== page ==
Studies to evaluate any benefit of proton beam therapy are ongoing. For example, a phase III trial (NCT0260334 Pragmatic Randomized Trial of Proton vs. Photon Therapy for Patients with Non-Metastatic Breast Cancer Receiving Comprehensive Nodal Radiation: A Radiotherapy Comparative Effectiveness [RADCOMP] Trial) is currently recruiting patients. This study will help determine the benefit of proton beam therapy in the treatment of breast cancer in patients receiving comprehensive nodal radiation.
V. Prostate cancer
Comparative effectiveness studies have been published comparing toxicity and oncologic outcomes between proton and photon therapies and have reported similar early toxicity rates.
For example, Yu et al. (2013) reviewed Medicare data for patients treated with protons or IMRT (> 27,000 patients in each group) and found that although proton radiation therapy (PRT) “…was associated with a statistically significant reduction in genitourinary toxicity at 6 months compared with IMRT (5.9% vs. 9.5%; odds ratio [OR] = 0.60, 95% confidence interval [CI] = 0.38 to 0.96, p = .03), at 12 months post-treatment there was no difference in genitourinary toxicity (18.8% vs. 17.5%; OR = 1.08, 95% CI = 0.76 to 1.54, p = .66). There was no statistically significant difference in gastrointestinal or other toxicity at 6 months or 12 months post-treatment.” They concluded that when comparing protons to IMRT “…there was no difference in toxicity in a comprehensive cohort of Medicare beneficiaries with prostate cancer at 12 months post-treatment.”
Hoppe et al. (2014) reported a prospective quality-of-life (QOL) comparison of patient-reported outcomes between IMRT (204 patients) and proton therapy (1234 patients). This was not a randomized study, but a single institution series compared to a population of patients from a different multi-institutional study using IMRT, with potentially significant differences in the compared groups (different treatment eras, uncontrolled use of androgen deprivation therapy, larger prostate volumes for IMRT patients, older age for IMRT patients, and superior baseline function in proton group). Even though some of these differences, such as older patients, more androgen deprivation and larger prostate volumes for IMRT patients, would be expected to result in higher rates of adverse symptoms for the IMRT group, “…no differences were observed in summary score changes for bowel, urinary incontinence, urinary irritative/obstructive, and sexual domains between the 2 cohorts…” after up to 2 years of follow-up. The conclusion of this study states “The findings from this study provide evidence of excellent and comparable QOL outcomes for prostate cancer patients treated with either contemporary IMRT or PT.”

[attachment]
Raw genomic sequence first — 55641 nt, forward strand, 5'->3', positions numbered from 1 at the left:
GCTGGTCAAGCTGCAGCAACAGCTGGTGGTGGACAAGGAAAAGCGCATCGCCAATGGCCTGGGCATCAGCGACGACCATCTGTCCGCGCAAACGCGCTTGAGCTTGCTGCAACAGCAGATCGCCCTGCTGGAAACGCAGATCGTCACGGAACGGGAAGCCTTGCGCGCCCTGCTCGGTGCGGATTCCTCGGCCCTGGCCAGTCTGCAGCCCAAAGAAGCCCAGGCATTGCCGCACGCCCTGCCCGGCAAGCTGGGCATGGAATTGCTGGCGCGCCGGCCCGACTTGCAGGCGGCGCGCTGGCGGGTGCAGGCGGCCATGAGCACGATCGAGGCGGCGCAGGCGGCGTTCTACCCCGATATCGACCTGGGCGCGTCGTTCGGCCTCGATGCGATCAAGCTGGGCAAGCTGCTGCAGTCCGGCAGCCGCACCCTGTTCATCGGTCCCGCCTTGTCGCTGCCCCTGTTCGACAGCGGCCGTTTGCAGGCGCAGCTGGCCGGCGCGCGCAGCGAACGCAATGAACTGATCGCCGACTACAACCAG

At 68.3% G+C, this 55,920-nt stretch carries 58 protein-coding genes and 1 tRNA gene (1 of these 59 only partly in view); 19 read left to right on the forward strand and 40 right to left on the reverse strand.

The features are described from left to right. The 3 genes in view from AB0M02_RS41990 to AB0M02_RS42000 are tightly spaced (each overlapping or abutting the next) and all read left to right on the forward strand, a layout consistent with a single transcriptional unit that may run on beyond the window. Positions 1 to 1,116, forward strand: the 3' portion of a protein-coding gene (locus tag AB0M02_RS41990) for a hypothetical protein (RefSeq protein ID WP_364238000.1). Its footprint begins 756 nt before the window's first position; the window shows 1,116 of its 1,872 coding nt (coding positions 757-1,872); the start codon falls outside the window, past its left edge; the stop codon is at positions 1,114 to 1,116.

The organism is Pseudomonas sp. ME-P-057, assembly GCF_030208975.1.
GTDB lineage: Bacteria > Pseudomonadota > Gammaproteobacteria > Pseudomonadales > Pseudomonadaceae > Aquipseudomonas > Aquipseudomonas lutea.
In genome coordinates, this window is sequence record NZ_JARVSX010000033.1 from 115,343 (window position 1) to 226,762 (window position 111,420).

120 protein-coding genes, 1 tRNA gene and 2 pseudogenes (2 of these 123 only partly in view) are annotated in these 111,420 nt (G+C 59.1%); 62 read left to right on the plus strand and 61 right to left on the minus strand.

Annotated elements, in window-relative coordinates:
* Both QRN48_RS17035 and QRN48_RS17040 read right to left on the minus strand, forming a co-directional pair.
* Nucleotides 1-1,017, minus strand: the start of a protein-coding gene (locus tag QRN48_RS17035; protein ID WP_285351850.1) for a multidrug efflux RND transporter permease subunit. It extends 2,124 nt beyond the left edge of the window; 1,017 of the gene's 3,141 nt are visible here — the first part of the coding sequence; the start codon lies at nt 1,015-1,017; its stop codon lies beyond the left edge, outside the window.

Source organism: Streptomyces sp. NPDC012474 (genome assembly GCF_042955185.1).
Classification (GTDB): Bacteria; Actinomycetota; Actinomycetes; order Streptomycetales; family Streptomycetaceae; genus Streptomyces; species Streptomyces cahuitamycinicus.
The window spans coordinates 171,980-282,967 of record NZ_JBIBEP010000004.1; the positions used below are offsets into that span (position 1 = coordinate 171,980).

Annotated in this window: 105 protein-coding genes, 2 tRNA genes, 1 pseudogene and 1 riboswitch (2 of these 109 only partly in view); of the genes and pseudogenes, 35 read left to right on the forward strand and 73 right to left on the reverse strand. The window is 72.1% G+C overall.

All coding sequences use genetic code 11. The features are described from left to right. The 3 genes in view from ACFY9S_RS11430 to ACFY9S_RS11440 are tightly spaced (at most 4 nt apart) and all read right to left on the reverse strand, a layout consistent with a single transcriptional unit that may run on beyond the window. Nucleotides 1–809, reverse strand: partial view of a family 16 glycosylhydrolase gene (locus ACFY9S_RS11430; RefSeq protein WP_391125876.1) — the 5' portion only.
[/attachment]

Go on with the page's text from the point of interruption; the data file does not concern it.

A similar comparison of patient-reported outcomes between a single institution series of 95 patients treated with PBT with 153 IMRT patients in a multi-institutional study and 123 patients treated with 3D techniques was reported by Gray et al. (2013). In the immediate post-treatment period, patients in the IMRT cohort reported clinically meaningful decrements in QOL in the urinary irritation/obstruction and urinary incontinence domains that were not observed in the other two cohorts. At 12 months, only patients in the PBT cohort reported clinically meaningful score decrements in the urinary irritation/obstruction domain. At 24 months, clinically meaningful changes in urinary QOL were not observed in any of the cohorts. The authors concluded that PBT resulted in patient-reported outcome declines similar to those with photon-based modalities.
Fang et al. (2015) published a study of case-matched patients treated with protons (n = 181) or IMRT (n = 213), and reported “…the risks of acute and late GI/GU toxicities did not differ significantly after adjustment for confounders and predictive factors.”
A review of Medicare data by Kim et al. (2011) for 337 patients treated with protons and 4645 patients treated with IMRT evaluated the rate of GI toxicities requiring interventional procedures occurring at least 6 months after cancer diagnosis. This was 20.1 events per 1000-person years for the proton group, compared to 8.9 events for IMRT and 2.1 events for patients who did not receive radiation.